People of the Okavango

Although there are few people that live in the Okavango Delta itself, humans have been relying on the region for survival for many millennia. There are many different tribes that have found sanctuary in the Delta over the years.There is archeological evidence that the San or Bushmen people have been living in the Kalahari for thousands of years. It was thought that it was only in the last few years that the Bantu speaking people moved into the Kalahari, and this would seem to be supported by their oral history.

There are many different tribes that call the Kalahari home. The Okavango has always been sparsely populated due to its inaccessibility. There are three main groups of people who traditionally live in the Okavango Delta, the Hambukushu, the Bayei and the Banoka.

In the eighteenth century the Hambukushu were forced out of their lands around the Zambezi and moved to the Chobe Region. They made their home along the Chobe River. They were forced out by the Balozi clan.

Chief Ngombela of the Balozi was expanding his empire, and any tribes in the land he conquered had to pay him tribute. As a result the Hambukushu fled along the Chobe and Linyanti Rivers.

Here they came into conflict with and forced the Bayei people to move into the area of the Okavango where the river spreads out to form the Delta, an area now referred to as the Panhandle. The Hambukushu were followed by the Balozi marauders and so they fled further into the Delta to escape. Moving their cattle onto the islands of the Delta they were able to defend themselves, and defeated Balozi's forces.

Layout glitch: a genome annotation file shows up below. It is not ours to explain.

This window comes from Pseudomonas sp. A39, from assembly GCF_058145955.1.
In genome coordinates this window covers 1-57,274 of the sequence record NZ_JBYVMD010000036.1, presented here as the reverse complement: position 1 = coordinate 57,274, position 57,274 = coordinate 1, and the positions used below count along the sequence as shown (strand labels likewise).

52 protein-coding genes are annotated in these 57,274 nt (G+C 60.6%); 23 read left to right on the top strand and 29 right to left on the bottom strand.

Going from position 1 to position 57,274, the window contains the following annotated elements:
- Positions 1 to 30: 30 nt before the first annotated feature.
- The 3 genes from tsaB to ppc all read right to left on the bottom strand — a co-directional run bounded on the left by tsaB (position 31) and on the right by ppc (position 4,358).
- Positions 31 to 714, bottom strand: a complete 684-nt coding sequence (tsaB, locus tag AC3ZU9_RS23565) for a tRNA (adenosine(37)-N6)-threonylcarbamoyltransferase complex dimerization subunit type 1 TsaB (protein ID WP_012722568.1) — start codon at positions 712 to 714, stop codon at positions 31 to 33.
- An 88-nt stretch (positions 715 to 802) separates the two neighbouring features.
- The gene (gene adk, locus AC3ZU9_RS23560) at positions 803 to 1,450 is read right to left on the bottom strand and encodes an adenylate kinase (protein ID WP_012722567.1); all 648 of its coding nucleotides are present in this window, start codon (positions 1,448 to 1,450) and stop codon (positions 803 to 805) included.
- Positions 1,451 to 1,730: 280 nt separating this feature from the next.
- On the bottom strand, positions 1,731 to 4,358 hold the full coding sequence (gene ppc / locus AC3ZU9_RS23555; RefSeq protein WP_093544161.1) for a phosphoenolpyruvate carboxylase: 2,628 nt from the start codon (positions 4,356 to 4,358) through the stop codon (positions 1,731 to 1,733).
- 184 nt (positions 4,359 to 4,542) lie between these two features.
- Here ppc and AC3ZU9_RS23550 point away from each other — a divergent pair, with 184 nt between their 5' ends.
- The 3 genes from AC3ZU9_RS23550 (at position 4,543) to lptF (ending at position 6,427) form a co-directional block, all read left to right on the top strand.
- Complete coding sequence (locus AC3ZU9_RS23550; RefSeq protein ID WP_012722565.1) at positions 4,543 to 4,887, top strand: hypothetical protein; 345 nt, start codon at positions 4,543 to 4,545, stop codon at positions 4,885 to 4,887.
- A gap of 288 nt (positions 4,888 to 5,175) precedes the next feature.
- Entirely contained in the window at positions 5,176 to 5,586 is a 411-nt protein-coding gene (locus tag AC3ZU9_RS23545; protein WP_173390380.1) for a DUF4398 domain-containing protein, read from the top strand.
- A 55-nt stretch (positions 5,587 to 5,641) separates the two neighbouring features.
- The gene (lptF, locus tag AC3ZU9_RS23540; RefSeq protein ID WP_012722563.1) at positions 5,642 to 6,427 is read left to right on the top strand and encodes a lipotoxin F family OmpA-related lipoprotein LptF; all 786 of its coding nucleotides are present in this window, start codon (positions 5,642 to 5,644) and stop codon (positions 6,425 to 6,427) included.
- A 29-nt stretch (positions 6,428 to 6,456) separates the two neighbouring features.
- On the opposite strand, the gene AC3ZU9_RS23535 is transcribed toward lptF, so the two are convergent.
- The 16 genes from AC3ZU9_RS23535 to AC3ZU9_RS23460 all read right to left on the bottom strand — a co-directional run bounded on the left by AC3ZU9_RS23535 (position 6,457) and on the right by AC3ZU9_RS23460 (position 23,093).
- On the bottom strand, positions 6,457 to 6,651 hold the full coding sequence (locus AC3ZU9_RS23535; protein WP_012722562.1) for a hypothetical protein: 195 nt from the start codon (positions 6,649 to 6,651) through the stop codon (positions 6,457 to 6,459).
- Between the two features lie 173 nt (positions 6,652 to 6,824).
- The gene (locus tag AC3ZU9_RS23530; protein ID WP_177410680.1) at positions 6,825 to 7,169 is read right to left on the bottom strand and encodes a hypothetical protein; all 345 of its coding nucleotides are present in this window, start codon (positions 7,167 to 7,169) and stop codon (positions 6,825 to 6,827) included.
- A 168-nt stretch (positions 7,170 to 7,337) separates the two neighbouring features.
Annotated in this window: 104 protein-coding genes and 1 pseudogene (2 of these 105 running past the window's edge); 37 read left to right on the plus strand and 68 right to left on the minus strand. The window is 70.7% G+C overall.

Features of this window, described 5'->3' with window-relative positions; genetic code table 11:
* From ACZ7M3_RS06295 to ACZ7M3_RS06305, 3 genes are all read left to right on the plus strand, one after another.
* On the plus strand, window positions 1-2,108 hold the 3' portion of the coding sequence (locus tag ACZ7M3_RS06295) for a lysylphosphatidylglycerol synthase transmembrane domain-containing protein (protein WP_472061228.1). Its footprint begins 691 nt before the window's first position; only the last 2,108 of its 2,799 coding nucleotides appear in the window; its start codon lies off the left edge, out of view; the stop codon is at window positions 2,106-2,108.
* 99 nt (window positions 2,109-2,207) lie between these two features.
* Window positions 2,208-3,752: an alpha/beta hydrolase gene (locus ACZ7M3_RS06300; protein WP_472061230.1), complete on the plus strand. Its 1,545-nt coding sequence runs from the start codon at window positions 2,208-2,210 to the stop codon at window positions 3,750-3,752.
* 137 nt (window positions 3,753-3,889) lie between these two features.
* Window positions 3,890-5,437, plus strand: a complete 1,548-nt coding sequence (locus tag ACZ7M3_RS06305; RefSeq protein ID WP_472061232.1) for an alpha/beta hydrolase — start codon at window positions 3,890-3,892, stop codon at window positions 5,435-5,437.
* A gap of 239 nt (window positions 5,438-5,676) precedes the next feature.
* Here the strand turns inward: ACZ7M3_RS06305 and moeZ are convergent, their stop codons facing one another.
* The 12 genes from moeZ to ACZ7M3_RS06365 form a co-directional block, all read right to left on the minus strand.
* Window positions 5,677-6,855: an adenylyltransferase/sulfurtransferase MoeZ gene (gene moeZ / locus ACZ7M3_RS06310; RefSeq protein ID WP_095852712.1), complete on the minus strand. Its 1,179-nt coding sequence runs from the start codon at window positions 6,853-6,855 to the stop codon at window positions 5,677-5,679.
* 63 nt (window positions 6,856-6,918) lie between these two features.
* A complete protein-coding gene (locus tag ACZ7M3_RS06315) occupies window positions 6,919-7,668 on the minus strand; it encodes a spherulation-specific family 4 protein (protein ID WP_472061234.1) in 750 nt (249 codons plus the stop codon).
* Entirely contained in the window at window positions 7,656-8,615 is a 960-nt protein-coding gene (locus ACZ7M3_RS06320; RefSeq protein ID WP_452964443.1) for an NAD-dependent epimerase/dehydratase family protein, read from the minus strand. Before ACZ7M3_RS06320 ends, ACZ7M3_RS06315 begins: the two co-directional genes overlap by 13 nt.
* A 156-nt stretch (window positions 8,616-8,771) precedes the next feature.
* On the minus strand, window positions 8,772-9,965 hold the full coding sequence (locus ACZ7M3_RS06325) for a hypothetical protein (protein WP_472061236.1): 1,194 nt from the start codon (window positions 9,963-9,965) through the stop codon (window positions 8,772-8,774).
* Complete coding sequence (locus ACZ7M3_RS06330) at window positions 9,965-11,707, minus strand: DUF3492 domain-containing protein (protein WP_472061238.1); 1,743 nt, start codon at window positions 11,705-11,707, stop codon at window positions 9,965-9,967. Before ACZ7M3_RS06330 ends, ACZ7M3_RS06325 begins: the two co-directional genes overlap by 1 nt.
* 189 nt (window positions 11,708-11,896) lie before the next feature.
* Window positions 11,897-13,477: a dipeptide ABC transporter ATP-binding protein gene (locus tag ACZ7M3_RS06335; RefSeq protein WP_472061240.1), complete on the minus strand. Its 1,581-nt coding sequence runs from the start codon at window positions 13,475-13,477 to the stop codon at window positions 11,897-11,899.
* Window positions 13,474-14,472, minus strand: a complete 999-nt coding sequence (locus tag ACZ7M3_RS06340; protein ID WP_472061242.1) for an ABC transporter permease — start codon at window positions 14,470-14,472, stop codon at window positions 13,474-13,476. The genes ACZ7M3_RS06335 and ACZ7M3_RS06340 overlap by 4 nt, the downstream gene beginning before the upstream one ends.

By 1800 they were well established in the Delta and they had to co-exist to an extent with the Bayei. The Bayei were expert fishermen who mostly fished in the shallow waters in the southern parts of the Delta. They mostly hunted, and gathered, but kept cattle as pack animals.

There was also another tribe that lived in the heart of the Delta called the Banoka. These people were often referred to as the River Bushmen. They were Khoi people who had adapted to living in the Okavango.

They were mostly found along the Boteti River. They were very good fishermen, and those clans that lived in areas free of Tse tse flies also kept cattle. They used woven fishing baskets and were experts at hunting animals that lived in the Delta.

The Bayei and Hambukushu shared many techniques for fishing and boat building. It was the Bayei who refined the dug-out canoes called Mekoros. Their work was of a much higher quality and they were master craftsman. The Hambukukshu were also agriculturalists and they planted crops such as millet. They relied on rain to water their crops.

Consequently they developed many rituals to bring rain. They became known as expert rainmakers. The ceremony involved sacrificing children to appease the gods and bring the rains. These children were often sourced from other tribes, and consequently many tribes that had been living in the area fled.

The Hambukushu were also known to be slave traders. They raided other villages to obtain people that they could sell to the Arab slave traders. The Hambukushu were also master iron workers and this meant that their weapons were superior and many other tribes had little defense against them. In more recent history many more Hambukushu moved into the Delta in 1969 when they fled the Angolan civil war.

Another important group in the Kalahari and in the Okavango region is the Batwana people who settled near Lake Ngami in 1795 having split from the Bangwato, the main Tswana tribe. They were followed by warriors from the Bangwato and had to defend themselves several times. They moved into the Delta from where they could better defend themselves.

They were also attacked by the Matabele from Bulawayo in present day Zimbabwe. They suffered heavy losses of both cattle and slaves, however when the Matabele tried again, the Batwana were ready for them, and using the Delta to their advantage, defeated the Matabele.

In 1915 they moved their capital to the banks of the Thamalakane River where present day Maun can be found. In 1884 the Germans occupied what today is Namibia and came into conflict with the local tribe, the Herero.

After brutal subjugation, the Herero rose in rebellion and, the Germans decided to wipe them out. Consequently, many Herero fled all over Southern Africa. Small groups of them took refuge in the Kalahari and they can still be found throughout Botswana today.

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